CPS Decision On Chris Huhne Expected Soon
A decision will be made ''as soon as possible'' on whether Eastleigh MP Chris Huhne is to face charges over speeding claims.
The way was cleared for a swift ruling after the publishers of the Sunday Times dropped a High Court challenge to a court order requiring emails relating to the allegations to be produced to Essex Police.
A Crown Prosecution Service (CPS) spokesman said: ''We are pleased that the appeal has been withdrawn.
''As soon as we have received the evidence we will consider it carefully and will reach a decision as soon as possible.''
It is understood the CPS is hoping to be able to make a decision within weeks, but this depends on the amount of evidence it has to process from the production order.
Police began investigations following claims by Mr Huhne's former wife, Vicky Pryce, in a Sunday Times interview that the Liberal Democrat had asked ''someone'' to take speeding points on his behalf to avoid losing his licence.
It later emerged the ''someone'' was allegedly Mrs Pryce.
Emails linked to the case were allegedly exchanged between Mrs Pryce and Isabel Oakeshott, the Sunday Times political editor.
The police obtained an order requiring that the emails be handed over to them at a private hearing at Chelmsford Crown Court last October.
Today Times Newspapers Ltd were expected to challenge the legality of the order before Lord Justice Toulson and Mr Justice Cranston at London's High Court.
However, as the hearing was about to start, the publishers withdrew their application, clearing away the last obstacle to the handover.
News reports have suggested ministers are on alert for a mini reshuffle if the case spells the end of the Energy Secretary's Cabinet career.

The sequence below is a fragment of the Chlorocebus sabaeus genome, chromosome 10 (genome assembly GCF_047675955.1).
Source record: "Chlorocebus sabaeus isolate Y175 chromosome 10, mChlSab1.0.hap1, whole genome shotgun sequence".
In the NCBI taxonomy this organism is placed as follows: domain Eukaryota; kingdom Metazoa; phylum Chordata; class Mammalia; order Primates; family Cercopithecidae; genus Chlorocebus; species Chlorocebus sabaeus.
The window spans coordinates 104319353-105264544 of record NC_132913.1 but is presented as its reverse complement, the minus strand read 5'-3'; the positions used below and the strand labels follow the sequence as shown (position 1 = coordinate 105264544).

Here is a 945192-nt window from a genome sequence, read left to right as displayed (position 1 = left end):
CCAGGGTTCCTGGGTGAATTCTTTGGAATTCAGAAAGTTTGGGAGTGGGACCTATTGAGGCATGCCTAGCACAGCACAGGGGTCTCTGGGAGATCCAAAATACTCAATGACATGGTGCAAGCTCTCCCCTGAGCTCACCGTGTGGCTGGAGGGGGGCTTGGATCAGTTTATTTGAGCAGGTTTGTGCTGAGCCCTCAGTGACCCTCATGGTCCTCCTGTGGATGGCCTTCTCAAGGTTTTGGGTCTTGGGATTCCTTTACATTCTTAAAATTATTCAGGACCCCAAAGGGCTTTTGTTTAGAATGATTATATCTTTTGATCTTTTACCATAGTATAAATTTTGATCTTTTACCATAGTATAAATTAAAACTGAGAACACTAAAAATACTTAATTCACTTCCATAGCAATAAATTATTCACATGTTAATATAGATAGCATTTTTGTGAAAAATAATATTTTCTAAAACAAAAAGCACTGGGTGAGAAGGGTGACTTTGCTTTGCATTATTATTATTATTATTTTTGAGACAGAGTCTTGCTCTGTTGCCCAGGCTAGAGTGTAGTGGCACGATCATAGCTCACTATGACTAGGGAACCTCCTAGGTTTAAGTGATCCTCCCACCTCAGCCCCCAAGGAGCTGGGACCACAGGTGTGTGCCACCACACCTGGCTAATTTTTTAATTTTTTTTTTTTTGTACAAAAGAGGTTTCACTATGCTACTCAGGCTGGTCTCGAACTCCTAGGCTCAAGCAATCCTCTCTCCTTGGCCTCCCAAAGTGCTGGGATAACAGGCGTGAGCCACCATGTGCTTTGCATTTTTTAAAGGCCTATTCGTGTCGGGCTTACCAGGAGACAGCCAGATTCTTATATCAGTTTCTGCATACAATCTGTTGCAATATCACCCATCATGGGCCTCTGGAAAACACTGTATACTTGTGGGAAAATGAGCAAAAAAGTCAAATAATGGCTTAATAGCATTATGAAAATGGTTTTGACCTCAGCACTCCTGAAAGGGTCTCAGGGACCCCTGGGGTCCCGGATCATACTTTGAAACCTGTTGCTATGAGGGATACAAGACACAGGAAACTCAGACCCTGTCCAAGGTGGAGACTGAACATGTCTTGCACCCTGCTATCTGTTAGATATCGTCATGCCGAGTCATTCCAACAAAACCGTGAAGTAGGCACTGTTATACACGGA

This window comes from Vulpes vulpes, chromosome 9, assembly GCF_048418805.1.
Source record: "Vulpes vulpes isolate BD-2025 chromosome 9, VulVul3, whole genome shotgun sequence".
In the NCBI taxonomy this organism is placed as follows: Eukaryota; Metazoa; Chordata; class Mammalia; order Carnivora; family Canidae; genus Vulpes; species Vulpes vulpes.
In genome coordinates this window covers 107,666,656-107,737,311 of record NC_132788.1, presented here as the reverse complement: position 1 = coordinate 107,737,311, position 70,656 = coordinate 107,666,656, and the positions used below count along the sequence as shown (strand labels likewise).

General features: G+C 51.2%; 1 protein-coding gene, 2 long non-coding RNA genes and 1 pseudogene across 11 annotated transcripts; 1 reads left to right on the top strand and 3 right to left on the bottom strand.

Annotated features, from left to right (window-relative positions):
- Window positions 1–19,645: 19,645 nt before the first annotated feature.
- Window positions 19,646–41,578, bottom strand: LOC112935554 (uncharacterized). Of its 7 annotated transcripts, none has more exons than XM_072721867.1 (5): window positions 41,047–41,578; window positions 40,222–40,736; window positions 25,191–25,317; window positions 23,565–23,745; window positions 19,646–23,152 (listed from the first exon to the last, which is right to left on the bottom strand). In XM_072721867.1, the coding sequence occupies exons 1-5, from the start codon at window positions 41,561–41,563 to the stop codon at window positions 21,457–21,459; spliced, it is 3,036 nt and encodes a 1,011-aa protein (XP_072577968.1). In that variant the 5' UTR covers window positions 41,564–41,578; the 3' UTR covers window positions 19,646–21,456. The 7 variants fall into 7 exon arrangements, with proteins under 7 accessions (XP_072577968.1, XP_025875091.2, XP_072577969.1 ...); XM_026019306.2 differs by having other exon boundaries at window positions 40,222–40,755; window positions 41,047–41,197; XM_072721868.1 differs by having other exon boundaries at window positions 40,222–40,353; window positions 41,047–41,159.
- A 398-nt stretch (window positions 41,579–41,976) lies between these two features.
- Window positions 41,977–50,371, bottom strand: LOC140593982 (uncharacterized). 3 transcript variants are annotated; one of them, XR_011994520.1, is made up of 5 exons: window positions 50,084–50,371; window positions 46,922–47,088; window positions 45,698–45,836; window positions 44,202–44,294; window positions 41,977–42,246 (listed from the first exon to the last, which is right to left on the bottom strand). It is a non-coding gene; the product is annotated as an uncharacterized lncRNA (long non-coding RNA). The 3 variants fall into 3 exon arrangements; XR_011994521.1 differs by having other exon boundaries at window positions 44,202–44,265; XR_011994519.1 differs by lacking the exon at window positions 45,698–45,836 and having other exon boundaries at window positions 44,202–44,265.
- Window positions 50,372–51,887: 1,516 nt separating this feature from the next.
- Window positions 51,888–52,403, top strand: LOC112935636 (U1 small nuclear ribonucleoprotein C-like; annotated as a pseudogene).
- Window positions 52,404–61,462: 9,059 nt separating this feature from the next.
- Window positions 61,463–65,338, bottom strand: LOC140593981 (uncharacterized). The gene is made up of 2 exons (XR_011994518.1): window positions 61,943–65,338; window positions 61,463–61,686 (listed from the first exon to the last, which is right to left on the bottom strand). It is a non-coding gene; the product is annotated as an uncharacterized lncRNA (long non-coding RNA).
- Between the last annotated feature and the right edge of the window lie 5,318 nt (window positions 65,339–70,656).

Downing Street declined to speculate on whether Mr Huhne could remain a minister if he is charged with an offence, saying only that members of the Cabinet are appointed by the Prime Minister and are subject to the ministerial code.
The code states that ''ministers of the Crown are expected to behave in a way that upholds the highest standards of propriety'' and makes clear that it is for the Prime Minister alone to judge whether they should remain in office.
A Number 10 spokeswoman said: ''The Prime Minister has confidence in the Energy Secretary.''
Police have already obtained an affidavit Mrs Pryce signed when she made her allegations, as well as a taped telephone conversation between her and Mr Huhne.
The speeding offence is alleged to have taken place in 2003 when the then-MEP was driving home from Stansted Airport after flying back from the European Parliament.
Mr Huhne, who left Ms Pryce for another woman, has denied the points allegations.
The High Court ordered that documents to be used in the hearing should remain confidential.
Lord Justice Toulson said: ''Having read all the material in the case, we can see that media publication could give rise to problems if criminal proceedings are brought as a result of the pre-trial disclosure.
''We can see that it is in the interests of criminal justice that there should be a moratorium on their publication.''
The judge said the order would remain in place pending the decision on whether to charge and, if charges were brought, to the conclusion of any criminal proceedings.
However he stressed the court did not think the order should remain in place indefinitely.